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Provoking thought: The effect of interacting with an information source on the type of cognitive strategy used to evaluate information obtained from the source

John Stephan, 1998
Faculty Advisor: Joel Brockner

Abstract

This dissertation examined how interacting with an information source affected individuals' motivation to adopt mindful, central processing cognitive strategies to evaluate information obtained from the source. It was hypothesized that the extent to which interaction with a source encouraged feelings of control, involvement and participation would motivate individuals to be more mindful and adopt central processing strategies in their analysis of information they obtain from the source. When interaction with a source affords users less control, involvement and participation, peripheral processing strategies were expected to occur.

A lab study varied interaction levels to investigate whether or not subjects would utilize the peripheral cues of source identity and credibility-building experience in their subsequent evaluation of information obtained from either an interpersonal or computerized source.

Results showed that when interaction with a source placed users in a passive role with lower feelings of control, involvement and participation, individuals employed less-effortful peripheral cognitive strategies and based their assessment of experimentally provided information on the peripheral cue of source identity. When interaction levels were higher, the peripheral cue of source identity did not influence information assessments. Results for the peripheral cue of prior credibility-building experiences were consistent with those for source identity. Analyses using the individual difference variable need-for-cognition and the extent to which mindfully processed information would be resistant to change supported the contention that differences in interaction levels led to the use of different cognitive strategies.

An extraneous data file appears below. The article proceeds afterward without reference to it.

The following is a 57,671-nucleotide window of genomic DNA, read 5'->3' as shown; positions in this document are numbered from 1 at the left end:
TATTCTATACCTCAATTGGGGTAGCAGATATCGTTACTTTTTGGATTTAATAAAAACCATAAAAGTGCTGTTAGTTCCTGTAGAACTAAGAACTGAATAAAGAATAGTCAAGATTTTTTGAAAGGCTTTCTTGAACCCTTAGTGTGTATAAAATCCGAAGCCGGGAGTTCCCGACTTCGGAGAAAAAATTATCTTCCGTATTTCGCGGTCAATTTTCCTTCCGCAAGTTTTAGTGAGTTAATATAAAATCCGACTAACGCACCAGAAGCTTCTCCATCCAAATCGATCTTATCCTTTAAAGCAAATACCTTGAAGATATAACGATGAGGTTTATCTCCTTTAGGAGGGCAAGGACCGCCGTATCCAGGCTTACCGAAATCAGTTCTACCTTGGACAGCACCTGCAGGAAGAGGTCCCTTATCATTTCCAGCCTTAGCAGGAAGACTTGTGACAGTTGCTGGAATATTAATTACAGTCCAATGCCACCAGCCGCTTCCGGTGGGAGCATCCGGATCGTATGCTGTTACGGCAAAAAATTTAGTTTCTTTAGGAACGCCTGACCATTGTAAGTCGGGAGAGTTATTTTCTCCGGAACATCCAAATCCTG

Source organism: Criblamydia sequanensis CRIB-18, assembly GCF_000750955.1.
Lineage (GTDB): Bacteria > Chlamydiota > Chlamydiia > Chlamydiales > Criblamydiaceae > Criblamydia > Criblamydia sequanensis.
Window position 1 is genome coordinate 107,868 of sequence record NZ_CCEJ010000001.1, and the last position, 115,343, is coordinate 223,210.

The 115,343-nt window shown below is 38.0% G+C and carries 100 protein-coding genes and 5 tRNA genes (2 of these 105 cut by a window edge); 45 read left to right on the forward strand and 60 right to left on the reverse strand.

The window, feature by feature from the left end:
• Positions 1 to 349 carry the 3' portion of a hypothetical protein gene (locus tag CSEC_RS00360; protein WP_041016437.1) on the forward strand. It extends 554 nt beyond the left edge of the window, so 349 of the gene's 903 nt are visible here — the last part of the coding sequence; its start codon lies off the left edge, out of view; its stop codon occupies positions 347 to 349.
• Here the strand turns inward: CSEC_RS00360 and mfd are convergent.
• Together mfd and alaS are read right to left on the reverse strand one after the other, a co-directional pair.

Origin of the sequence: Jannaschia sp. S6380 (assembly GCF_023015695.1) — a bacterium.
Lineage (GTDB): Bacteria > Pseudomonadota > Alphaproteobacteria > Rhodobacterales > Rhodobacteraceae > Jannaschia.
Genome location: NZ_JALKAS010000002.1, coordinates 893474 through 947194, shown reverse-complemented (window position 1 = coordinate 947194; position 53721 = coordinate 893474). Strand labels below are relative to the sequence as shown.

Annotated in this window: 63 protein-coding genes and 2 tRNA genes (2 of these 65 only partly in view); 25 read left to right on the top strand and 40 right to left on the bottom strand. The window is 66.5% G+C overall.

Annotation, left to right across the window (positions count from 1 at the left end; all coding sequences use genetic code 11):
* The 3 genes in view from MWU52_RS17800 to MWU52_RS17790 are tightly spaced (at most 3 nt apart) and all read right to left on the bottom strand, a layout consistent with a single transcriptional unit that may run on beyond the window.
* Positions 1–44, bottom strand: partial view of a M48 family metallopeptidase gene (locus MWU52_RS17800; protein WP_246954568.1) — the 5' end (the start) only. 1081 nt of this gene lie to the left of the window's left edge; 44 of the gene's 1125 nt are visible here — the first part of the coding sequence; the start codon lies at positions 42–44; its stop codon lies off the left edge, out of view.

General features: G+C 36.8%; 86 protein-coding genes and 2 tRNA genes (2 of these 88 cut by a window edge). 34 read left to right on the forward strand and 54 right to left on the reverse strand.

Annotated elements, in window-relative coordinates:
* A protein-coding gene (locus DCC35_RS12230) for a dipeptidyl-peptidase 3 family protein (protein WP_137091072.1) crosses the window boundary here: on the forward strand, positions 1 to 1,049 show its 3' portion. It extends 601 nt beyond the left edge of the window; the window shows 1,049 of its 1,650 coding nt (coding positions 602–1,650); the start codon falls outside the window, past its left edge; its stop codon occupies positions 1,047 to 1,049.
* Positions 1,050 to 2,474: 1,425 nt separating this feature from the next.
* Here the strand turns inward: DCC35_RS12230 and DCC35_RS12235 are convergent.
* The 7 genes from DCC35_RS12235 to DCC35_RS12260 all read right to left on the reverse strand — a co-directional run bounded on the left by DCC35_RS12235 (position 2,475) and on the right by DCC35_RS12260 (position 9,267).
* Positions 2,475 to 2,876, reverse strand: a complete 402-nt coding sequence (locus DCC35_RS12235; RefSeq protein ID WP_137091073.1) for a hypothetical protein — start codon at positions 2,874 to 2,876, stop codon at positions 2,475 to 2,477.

In examining these issues, this dissertation filled a gap in the persuasion literature (e.g., Petty & Cacioppo, 1986) which has overlooked the fact that individuals often must actively search for and acquire information. It also extends the work of Daft and Lengel (1984) by incorporating motivational effects into their information richness theory.

Practical implications stemming from this study range from interface design issues associated with computerized systems to the structuring of an organization's information-processing environment to encourage its members to be more mindful about the information they acquire.

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